I found this article online and thought it was interesting to hear Scott Ian’s answer to what advice he would give to up and coming guitarists…regarding especially what he thought about social media skills playing an important role in becoming successful.
Here is some of the article from ultimate guitar.com originally found in Guitar Interactive magazine.
“I wouldn’t know. I don’t know what to tell somebody these days, because so much of the stuff… The Internet didn’t exist when I was coming up and when Anthrax started, and for years and years and years, so… We were a band for… Let’s say, if you wanna say, around ’97 or ’98, when the Internet kind of started becoming a tool that a band could use in a myriad number of ways, we were a band for 17 years before that became even something anyone knew of. So I have no idea. I don’t know anything about any of that stuff.“The only thing I can say to anyone is just play what you love. Play what makes you happy. That’s all I ever did, and that’s all I know most of the people I know in bands ever did. Granted, we’re from a different time. So, these days, I don’t know. I don’t know…”He continued: “Do you need to know how to use social media to be a guitar player? I don’t even understand what that means?
“My attitude is, play what makes you happy and practice songwriting. Write songs.
“I look at guitar probably in a completely different way than most people, and probably most of the people that read your magazines.
“I would rather listen to Malcolm Young play an A chord than anything else on guitar – than anything, other than maybe Eddie Van Halen.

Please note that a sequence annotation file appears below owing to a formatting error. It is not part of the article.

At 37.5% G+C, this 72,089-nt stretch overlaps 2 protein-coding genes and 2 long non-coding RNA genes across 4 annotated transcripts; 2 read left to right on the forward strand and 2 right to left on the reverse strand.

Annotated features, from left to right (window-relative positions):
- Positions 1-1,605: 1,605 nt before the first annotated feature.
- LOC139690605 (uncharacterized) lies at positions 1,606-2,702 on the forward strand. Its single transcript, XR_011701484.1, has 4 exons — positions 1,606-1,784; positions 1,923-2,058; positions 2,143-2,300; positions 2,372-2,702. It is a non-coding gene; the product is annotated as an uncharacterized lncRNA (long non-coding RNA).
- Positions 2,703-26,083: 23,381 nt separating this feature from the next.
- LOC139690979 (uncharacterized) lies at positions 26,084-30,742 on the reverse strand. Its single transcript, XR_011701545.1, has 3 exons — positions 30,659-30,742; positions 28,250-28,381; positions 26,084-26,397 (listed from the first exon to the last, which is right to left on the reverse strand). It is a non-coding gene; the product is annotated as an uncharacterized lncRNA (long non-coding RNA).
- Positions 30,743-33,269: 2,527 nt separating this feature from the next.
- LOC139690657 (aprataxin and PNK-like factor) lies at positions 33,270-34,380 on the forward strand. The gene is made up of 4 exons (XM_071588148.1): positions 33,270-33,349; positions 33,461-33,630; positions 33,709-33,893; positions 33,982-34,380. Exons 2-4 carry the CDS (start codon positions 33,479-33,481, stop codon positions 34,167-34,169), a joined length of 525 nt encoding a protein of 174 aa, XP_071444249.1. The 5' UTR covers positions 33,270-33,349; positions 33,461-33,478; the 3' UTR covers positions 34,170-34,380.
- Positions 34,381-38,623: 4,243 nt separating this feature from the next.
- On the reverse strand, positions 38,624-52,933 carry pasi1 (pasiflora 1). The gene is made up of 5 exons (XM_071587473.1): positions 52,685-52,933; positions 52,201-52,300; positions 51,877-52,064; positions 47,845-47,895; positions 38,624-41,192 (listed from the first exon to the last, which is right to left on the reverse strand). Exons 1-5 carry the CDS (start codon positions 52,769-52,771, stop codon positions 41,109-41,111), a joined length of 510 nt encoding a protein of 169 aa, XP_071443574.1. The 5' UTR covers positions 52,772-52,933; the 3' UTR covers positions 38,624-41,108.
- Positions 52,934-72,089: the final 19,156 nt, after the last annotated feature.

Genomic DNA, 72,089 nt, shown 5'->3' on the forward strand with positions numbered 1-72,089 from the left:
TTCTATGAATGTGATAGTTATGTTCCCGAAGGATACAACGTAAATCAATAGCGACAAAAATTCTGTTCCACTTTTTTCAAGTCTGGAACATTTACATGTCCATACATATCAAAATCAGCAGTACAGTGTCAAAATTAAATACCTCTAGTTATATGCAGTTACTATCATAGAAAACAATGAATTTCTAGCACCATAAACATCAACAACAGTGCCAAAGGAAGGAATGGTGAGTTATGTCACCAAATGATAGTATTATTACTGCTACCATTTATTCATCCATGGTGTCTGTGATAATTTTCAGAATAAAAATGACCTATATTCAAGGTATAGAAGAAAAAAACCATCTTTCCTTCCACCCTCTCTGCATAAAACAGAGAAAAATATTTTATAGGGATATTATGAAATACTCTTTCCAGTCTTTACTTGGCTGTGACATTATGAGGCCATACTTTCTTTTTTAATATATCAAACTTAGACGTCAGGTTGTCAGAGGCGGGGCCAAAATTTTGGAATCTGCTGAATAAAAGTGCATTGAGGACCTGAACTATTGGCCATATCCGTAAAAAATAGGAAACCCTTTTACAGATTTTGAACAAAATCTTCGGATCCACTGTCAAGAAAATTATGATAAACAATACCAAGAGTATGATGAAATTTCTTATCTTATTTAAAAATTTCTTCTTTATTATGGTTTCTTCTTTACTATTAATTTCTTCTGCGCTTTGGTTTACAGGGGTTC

“I’m a caveman when it comes to guitar.
“Guitar, for me, has only ever been a tool to write songs. Guitar is a tool used to create music and to play with other people. That’s what guitar is for me. That’s what makes me happy as a guitar player.
“If you’re a kid who wants to learn how to shred like… I don’t even know who… whatever is the new-school… I don’t know who’s the best lead guitar player out right now under 30 years old. There’s these super-technical bands with eight strings. Like, I know a band… And I’m not being negative about them, but I know there’s a band called Periphery, and I’ve heard of them, and I’ve heard some of the stuff, and I get it. From a technical standpoint, it’s amazing! But it’s not something I personally am gonna go home and put on. I totally respect it and I appreciate it, and I understand why kids are getting into that.”
Ian added: “So, basically, what I’m saying is… it’s just what makes you happy. If that makes you happy, then do that. If Malcolm Young makes you happy, then do that. You know what I mean?! That’s all I cared about when I was a kid. I played guitar for fun; that’s all it was. And, truthfully, I didn’t become a lead guitar player, and I didn’t focus on that, because the work wasn’t fun for me. I just wanted to get up there and rip big chords and just do what makes you happy. That’s the best advice I can give.”